After a police officer arrests a person, there can be a period of uncertainty. Many people in New Hampshire and elsewhere may think that an arrest means that a person is immediately charged with a crime and will have to go to court. However, this is not necessarily the case. In fact, other steps often take place between an arrest and someone having charges brought against him or her.
In particular, the prosecutor plays a significant role in determining whether you will face formal criminal charges. After your arrest, the officer or officers involved will make a police report that details what led to the arrest and will send that report to the prosecutor. The prosecutor will then review the report and decide what should happen next in regard to possibly pursuing formal criminal charges.
The prosecutor’s options
In most cases, prosecutors have three options when it comes to deciding whether a person should face criminal charges. Those options include personally filing a complaint with the court to pursue charges, presenting evidence to a grand jury and having the jury decide whether to indict a person on charges, or choosing not to follow through with formal charges. The prosecutor could also decide the specific charge or charges to bring against a person.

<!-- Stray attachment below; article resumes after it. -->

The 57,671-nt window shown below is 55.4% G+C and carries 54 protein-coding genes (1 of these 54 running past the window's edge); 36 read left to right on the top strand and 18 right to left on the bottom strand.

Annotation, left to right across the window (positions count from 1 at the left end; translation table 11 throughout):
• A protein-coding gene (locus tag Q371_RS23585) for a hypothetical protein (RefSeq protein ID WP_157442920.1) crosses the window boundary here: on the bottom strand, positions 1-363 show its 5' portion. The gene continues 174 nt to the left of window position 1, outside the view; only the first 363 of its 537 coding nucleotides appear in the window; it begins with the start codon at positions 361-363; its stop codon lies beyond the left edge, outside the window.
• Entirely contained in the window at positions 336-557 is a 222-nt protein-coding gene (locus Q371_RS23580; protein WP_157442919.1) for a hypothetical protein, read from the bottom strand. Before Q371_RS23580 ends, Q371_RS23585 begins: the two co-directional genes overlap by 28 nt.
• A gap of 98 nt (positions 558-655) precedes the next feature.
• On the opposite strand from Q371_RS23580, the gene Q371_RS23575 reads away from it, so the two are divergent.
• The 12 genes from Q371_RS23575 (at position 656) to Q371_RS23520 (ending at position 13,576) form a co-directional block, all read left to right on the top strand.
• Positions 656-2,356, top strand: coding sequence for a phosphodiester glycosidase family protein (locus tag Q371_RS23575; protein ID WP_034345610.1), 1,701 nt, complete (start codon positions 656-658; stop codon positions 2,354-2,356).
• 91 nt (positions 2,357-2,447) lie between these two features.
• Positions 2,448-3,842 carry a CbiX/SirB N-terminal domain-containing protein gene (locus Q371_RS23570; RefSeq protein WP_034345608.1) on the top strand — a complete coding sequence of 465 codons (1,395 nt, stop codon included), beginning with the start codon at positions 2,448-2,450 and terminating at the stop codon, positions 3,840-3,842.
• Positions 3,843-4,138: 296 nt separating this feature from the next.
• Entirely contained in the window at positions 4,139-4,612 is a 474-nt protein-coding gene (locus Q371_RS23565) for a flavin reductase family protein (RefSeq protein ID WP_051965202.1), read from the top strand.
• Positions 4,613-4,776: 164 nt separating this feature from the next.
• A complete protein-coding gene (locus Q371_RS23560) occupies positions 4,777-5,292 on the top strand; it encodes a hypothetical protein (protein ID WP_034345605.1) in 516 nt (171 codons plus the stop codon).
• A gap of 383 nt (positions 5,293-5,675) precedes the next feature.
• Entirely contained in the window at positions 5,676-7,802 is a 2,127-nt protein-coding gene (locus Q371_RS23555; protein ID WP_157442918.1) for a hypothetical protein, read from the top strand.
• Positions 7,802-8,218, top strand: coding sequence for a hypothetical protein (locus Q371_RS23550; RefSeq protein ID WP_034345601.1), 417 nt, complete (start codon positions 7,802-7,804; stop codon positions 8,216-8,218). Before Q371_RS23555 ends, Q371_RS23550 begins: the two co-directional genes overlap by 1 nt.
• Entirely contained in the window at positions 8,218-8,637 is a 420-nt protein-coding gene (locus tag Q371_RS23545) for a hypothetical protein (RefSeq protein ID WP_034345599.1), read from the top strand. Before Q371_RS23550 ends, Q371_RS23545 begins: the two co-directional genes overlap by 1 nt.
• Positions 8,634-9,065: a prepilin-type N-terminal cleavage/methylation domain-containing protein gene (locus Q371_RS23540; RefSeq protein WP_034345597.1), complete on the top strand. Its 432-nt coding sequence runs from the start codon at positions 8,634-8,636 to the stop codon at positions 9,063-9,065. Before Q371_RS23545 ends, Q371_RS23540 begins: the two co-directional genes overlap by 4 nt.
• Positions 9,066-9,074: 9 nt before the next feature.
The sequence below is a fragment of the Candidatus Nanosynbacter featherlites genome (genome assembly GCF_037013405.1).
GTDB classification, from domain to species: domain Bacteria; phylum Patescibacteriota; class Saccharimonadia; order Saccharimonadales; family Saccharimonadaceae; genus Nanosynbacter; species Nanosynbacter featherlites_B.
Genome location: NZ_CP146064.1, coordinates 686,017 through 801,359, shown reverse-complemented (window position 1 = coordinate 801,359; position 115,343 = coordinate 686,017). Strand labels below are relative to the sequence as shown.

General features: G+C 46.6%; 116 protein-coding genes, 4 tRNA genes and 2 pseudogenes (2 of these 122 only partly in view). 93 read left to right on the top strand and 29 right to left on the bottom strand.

What happens after the prosecutor’s decision?
If the prosecutor chooses not to use a grand jury for the decision and you potentially face a felony charge, the prosecutor will have a preliminary hearing before a judge to explain the evidence involved and why the prosecutor believes it is enough to bring about formal charges and go to trial. If the judge believes that the evidence is sufficient, the case will move forward. If the prosecutor chooses to use a grand jury, there is no need to have a preliminary hearing.
What if you face charges?
Whether the prosecutor chooses to seek charges through a preliminary hearing or a grand jury indicts you on charges, you certainly want to handle any formal allegations as well as possible. Fortunately, you have the right to prepare for your case and defend against the charges if you wish to do so. Having reliable information about your options and the proceedings that wait ahead after having charges brought against you may help you feel more in control during this time.